NEW: Bloomberg Law Article Details West Virginia AG Patrick Morrisey’s “Disappointing Results” in Combatting the Opioid Crisis; Highlights Morrisey’s Cozy Relationship with Big Pharma
A recent Bloomberg Law article highlights potential problems brewing for Republican AG Patrick Morrisey as he seeks re-election this November. Morrisey, who is not a native of the state, previously worked as a lobbyist working on behalf of pharmaceutical manufacturers and distributors. His actions and close ties to the opioid industry are now being scrutinized by voters as his campaign heads into re-election in massive debt.
Here is what you may have missed from Bloomberg Law:
In a state that’s widely considered to be ground zero of the opioid crisis, Patrick Morrisey’s history as a lobbyist for the pharmaceutical industry and the relatively low settlements he negotiated with opioid distributors are working against him as he runs for re-election.
West Virginia House of Delegates member Isaac Sponaugle, one of two candidates seeking the Democratic nomination, said Morrisey has “literally fed the opioid crisis in the state” and has called the settlements reached with drug companies slaps on the wrist. Sponaugle’s opponent in the primary, Samuel Petsonk, said Morrisey’s “record on the addiction crisis is an absolute conspicuous and embarrassing failure.”
There are some signs the criticism is resonating with voters. Terra Tompkins, of Parkersburg, West Virginia, said the $84 million in settlement money is “a very big disappointment,” especially after seeing years of destruction wreaked by the massive influx of opioids in her community.
“It seems like he could have done a better job, based on what other states have done,” she said.
The attorney general’s settlements “tend to be small and episodic, and they tend to be expended in a way that does not best serve the people of West Virginia,” Gupta added. “When the Amerisource Bergen settlement came out it was about $37 million and a third of it was taken by lawyers. But the rest of it went to constructing treatment beds, while the need to abate the crisis is much larger than that.”
Rhetoric on Morrisey’s handling of the opioid settlements will “absolutely” help his Democratic challengers, said Patrick McGinley, a professor of law at West Virginia University.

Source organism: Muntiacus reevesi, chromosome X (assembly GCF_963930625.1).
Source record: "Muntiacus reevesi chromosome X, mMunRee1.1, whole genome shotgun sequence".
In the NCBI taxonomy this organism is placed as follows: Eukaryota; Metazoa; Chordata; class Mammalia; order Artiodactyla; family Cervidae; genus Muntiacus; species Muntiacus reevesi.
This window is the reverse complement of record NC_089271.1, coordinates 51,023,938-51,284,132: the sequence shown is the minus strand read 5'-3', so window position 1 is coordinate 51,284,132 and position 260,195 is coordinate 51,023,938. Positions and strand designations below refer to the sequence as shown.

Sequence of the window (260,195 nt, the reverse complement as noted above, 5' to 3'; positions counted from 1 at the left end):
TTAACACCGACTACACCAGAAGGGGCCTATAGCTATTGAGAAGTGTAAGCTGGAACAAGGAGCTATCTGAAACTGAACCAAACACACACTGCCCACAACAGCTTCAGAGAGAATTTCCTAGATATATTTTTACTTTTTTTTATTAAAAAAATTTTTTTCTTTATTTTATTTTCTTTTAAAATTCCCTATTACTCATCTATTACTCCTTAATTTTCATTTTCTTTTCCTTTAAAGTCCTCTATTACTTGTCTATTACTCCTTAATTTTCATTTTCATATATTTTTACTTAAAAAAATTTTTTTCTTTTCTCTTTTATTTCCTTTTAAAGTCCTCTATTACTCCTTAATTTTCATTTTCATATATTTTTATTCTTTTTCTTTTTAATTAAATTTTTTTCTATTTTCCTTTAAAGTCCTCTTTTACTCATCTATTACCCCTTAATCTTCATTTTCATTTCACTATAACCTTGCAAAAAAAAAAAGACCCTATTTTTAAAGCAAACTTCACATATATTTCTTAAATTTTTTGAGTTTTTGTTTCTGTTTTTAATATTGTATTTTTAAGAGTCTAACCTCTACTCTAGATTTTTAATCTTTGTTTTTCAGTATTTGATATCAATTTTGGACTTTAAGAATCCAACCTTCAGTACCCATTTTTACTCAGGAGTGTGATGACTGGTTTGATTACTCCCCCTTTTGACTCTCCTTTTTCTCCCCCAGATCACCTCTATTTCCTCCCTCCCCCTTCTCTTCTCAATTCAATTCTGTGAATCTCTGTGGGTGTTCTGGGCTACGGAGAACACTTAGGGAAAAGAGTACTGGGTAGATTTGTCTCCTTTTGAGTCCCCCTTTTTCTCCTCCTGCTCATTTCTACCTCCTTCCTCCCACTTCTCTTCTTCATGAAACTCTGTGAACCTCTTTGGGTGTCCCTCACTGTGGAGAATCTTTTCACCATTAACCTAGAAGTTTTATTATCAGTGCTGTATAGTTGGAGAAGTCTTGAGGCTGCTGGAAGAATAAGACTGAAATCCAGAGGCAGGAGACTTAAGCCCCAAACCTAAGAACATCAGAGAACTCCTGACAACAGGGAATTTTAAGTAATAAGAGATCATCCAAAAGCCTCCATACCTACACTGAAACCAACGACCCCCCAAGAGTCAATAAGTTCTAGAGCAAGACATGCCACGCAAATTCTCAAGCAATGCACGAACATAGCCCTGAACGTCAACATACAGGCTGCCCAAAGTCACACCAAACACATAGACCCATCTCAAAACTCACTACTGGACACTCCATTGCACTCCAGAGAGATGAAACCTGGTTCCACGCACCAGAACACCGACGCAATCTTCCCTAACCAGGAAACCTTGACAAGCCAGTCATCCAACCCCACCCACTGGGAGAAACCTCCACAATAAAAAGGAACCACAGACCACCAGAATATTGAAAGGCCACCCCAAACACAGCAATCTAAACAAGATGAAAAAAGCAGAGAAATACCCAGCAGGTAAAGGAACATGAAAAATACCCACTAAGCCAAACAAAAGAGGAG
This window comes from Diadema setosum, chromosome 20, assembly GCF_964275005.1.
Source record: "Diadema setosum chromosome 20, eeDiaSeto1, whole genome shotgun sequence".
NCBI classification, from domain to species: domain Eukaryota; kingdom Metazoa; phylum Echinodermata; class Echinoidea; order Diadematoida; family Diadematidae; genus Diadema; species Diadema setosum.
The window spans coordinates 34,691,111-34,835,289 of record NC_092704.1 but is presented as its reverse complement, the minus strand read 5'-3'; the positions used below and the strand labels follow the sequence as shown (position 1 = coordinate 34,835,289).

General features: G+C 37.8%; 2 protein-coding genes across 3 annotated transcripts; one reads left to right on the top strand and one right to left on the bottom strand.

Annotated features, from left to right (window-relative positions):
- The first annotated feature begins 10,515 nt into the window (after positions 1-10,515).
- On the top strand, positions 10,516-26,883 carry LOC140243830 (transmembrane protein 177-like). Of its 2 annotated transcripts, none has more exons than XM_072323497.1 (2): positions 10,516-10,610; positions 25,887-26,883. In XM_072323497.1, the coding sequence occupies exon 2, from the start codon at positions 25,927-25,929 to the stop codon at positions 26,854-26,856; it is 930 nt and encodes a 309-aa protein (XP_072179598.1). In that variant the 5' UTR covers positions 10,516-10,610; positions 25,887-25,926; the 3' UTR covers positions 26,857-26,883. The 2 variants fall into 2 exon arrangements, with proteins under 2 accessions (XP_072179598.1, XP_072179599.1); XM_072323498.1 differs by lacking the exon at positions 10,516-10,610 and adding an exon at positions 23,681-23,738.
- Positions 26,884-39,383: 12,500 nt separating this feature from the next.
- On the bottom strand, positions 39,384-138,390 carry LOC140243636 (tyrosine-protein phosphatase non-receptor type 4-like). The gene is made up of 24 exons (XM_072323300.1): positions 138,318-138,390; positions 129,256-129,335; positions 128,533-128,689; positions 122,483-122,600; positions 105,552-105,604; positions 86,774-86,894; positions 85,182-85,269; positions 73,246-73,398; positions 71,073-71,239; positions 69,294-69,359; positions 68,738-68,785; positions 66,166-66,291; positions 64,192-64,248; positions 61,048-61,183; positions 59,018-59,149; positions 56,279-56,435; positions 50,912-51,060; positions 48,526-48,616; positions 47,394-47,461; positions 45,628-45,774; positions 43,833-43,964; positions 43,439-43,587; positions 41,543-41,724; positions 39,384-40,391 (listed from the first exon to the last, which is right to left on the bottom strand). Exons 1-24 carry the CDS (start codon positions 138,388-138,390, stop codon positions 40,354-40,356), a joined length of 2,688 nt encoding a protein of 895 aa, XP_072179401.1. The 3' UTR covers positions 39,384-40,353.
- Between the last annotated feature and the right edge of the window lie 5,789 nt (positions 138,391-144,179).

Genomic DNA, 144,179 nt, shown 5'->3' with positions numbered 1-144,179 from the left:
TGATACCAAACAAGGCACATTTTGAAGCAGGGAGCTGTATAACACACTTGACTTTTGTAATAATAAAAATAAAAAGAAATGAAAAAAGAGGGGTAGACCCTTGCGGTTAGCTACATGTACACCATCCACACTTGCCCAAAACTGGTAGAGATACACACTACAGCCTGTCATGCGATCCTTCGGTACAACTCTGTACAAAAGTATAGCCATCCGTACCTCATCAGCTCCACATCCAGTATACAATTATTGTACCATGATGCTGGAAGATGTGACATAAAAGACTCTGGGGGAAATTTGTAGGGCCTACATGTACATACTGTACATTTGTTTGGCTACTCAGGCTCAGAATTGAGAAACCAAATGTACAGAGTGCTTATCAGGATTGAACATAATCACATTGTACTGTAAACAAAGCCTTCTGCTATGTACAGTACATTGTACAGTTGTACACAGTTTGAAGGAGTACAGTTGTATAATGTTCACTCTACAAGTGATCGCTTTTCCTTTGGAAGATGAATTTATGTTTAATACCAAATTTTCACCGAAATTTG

“They’re going to strongly argue that Morrisey sold out the state and settled too cheap, and this is a very sensitive issue here because so many people have been touched by this epidemic,” McGinley said.
“It’s a potent argument and West Virginians will listen to it, depending on how Morrisey responds to it and whether his response is believable,” he added.
And here’s more on Morrisey’s deep ties to the pharmaceutical industry, who remain loyal campaign donors.
He also represented eight of the top 10 pharmaceutical and biotech manufacturers, according to a press release by his former employer. The group’s members include Cardinal, McKesson and AmerisourceBergen.
His former clients and employers have remained loyal since Morrisey left Washington, D.C., where he was a lobbyist, to run for office in West Virginia.
A Bloomberg Law analysis of Morrisey’s state campaign finance records reveal that he received more than $320,000 in donations from pharmaceutical companies, pharmacies, and lobbyists and law firms that count pharmaceutical companies among their clients. That includes $92,000 directly from pharmaceutical companies and more than $88,000 from the firms that he worked for prior to his current role.
In 2017, Morrisey reached the state’s $20 million settlement with Cardinal, which poured more opiates into the state than any other company, according to the Post database. The company admitted no liability or wrongdoing as part of the deal, according to the settlement, obtained by Bloomberg Law.
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